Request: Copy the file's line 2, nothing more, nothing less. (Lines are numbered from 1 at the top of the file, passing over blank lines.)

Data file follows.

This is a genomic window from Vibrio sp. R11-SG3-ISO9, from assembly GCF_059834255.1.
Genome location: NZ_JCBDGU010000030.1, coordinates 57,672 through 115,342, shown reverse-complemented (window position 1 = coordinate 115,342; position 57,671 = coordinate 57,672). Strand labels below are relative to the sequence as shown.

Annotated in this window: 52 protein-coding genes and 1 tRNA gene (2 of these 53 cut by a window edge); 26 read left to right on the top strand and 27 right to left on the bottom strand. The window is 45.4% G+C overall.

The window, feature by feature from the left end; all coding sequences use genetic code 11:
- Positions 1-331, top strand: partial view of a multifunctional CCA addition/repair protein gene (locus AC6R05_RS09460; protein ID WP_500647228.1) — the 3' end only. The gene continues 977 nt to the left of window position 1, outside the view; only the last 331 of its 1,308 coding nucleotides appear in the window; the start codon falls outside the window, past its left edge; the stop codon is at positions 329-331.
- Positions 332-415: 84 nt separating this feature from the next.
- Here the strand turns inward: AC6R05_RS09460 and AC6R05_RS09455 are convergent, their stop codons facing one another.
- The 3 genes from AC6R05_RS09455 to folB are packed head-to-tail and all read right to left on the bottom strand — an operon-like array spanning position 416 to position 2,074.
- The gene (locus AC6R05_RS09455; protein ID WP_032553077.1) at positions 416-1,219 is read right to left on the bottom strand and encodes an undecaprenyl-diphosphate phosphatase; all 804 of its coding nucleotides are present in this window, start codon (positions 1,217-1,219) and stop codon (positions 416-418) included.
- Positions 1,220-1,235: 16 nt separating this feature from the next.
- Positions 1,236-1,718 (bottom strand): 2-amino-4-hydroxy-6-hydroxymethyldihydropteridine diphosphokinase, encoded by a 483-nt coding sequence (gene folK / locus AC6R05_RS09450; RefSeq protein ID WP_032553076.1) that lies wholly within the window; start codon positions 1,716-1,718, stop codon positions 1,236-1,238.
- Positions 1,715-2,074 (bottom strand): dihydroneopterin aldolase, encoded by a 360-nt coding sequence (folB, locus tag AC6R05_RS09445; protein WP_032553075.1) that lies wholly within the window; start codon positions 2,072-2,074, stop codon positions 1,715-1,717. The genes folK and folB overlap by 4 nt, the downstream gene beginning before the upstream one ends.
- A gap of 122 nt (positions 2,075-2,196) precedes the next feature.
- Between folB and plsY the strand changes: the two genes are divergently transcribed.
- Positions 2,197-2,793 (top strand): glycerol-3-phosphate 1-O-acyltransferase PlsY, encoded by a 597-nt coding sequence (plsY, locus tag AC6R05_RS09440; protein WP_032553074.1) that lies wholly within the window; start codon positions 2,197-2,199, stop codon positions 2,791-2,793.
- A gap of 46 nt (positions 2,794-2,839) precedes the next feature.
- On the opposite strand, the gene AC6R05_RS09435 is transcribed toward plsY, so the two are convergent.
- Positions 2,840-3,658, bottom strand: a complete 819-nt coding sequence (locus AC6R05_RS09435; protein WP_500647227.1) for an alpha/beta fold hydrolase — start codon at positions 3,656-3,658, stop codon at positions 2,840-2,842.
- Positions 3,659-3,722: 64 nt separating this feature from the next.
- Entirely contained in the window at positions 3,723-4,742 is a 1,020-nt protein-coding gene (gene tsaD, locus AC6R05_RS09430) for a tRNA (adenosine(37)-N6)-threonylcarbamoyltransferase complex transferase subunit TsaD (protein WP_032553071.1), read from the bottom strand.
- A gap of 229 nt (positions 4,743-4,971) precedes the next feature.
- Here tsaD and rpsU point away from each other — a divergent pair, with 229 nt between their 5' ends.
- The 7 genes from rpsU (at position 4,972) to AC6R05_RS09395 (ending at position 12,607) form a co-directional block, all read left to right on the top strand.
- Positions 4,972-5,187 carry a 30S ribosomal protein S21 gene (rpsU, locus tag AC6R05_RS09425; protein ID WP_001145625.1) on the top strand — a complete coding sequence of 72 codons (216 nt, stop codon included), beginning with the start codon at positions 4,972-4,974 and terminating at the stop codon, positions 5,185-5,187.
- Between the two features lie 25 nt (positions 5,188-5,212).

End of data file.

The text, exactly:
Genome location: NZ_JCBDGU010000030.1, coordinates 57,672 through 115,342, shown reverse-complemented (window position 1 = coordinate 115,342; position 57,671 = coordinate 57,672). Strand labels below are relative to the sequence as shown.